revista helisul

Lucky to have a profession that guaranteed two loves for life

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The aviation area is so fascinating that even those who never thought of working in it end up giving in to its charms when they have a little more intimacy. Cynthia de Lacerda knows how it is. This Helisul operations analyst was “bitten by the bug” of aeronautical sciences a few good years ago, even before entering university.

The first experience in aviation was as a flight attendant, in that phase of transition from adolescence to adulthood. Cynthia juggled school with work at a doctor’s office. But why start the course in the area? To this day, she still doesn’t know how to respond.

“At the office, a woman commented that she was a flight attendant. I found it interesting. I did it just to do it, I didn’t want to be a flight attendant. I actually didn’t know what I wanted,” she says with a laugh. “I did and things started to happen. When I saw it, it was already flying”, reveals the operations analyst.

The first job, still on dry land, was as an intern at the check -in from the defunct Rio Sul Linhas Aéreas. At that time, Cynthia was already in the faculty of Aeronautical Sciences with qualification for Airline Management, at Universidade Tuiuti do Paraná (after dropping out of a recently started Executive Secretariat course at the same institution).

Shortly afterwards, at a time when Rio Sul’s operations were taken over by Varig, the opportunity arose for Cynthia to change jobs and join an airline that was about to be launched in the Brazilian market.

“I took my resume to a commander at Gol Linha Aéreas and they called me. It was right at the beginning. We opened at the Curitiba airport. I worked for a year or so at the airport and then I went on a flight”, he reports.

Cynthia says that, despite not being a dream, she loved flying and working as a flight attendant. Parallel to the work, came a relationship, a marriage and a pregnancy. And Jessica was born.

A baby on board… and everything changed!

With the arrival of the only daughter, priorities changed and the profession began to be less pleasant. The routine of travel and overnight stays away from home began to weigh on the heart. After the girl’s birth, Cynthia lost interest in working as a flight attendant, due to the difficulties she faced as a result of constant periods of separation and distance.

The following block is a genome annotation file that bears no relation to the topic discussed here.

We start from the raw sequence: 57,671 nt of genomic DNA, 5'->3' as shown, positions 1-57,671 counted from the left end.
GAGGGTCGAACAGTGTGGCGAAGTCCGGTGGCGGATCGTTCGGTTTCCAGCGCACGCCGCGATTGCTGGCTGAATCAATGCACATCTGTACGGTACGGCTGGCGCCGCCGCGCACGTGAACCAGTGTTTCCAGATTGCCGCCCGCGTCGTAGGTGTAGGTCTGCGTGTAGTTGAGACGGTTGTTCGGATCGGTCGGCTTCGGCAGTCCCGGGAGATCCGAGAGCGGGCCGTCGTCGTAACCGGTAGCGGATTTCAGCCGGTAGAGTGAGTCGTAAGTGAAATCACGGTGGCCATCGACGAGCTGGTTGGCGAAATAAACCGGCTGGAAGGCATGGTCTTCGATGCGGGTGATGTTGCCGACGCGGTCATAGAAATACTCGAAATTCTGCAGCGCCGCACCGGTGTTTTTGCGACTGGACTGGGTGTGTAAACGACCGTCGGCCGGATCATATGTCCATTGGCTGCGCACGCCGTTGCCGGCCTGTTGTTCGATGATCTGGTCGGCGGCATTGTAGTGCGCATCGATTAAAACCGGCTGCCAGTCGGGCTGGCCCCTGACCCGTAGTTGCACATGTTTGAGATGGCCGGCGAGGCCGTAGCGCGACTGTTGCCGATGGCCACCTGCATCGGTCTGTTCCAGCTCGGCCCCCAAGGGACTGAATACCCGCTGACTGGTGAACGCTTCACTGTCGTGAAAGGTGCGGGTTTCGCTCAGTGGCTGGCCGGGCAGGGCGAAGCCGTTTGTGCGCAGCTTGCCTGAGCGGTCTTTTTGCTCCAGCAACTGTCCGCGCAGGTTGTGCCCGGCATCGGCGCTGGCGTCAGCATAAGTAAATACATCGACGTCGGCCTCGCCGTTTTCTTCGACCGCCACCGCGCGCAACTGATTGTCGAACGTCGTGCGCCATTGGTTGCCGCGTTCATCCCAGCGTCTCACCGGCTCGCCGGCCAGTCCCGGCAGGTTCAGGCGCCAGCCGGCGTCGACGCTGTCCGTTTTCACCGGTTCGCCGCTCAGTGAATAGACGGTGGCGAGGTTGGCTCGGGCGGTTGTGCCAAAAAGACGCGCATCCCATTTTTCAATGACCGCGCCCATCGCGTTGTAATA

“After she was born, I flew another two and a half years. Traveling, being away, I couldn’t manage it,” she says. On working days, little Jessica was taken care of by her maternal grandmother or aunt. She couldn’t even count on her father’s company, since he also acted as a commissioner. “Every time I went off scale, I would cry,” recalls Cynthia.

The decision to give up her job as a flight attendant coincided with a mass layoff of employees at the airline following a takeover deal struck with another airline. Cynthia was inserted in the wave and never returned to the field, even with several attacks from other important air carriers. “They called me several times, but I didn’t want to know anymore,” she says.

A love that transforms

She closed the doors to flying, but her love of aviation hasn’t changed. He transformed. It was a long time without a job, after all, as she says, “all she knew was how to fly”. Until the opportunity to be part of the Helisul team came up, thanks to a little push from a college friend.

“My friend Silvia worked at Helisul, she told me about the opportunity to do an interview and it worked.” It was on the 4th of July 2001 that it all began – almost 11 years ago. Always in the operations sector, Cynthia performed a little of each function: entering the logbook in the system, sending processes to Anac and even dedicated herself to taking care of the uniforms of Helisul employees.

Currently, as an operations analyst for the company, Cynthia works in coordinating pilot training, dealing with all the bureaucratic part of the process. “I have direct contact with the pilots, it’s very interesting. I didn’t leave my area”, she celebrates.

In addition to not going out, it still infects other people. Remember little Jessica, daughter of a father and mother who were flight attendants? Not only did she spend her childhood going back and forth, especially on the Curitiba – São Paulo route, aboard aircraft, but she was also “bitten”. Today she is 15 years old, passionate about aviation and is already following in her mother’s footsteps.

“She is working as a Young Apprentice in Helisul’s purchasing department and wants to be a pilot”, says her mother.

Jessica has a two-year contract with the company. While working and delving deeper into the company’s daily processes, the teenager can’t wait to turn 18 (in December 2024), to apply not only for the pilot course at a university, but for the flight attendant course as well.

If it’s up to Jessica, the legacy of love and dedication for aviation left by her mother is guaranteed: “Aviation is in the blood. We go in and don’t come out anymore.”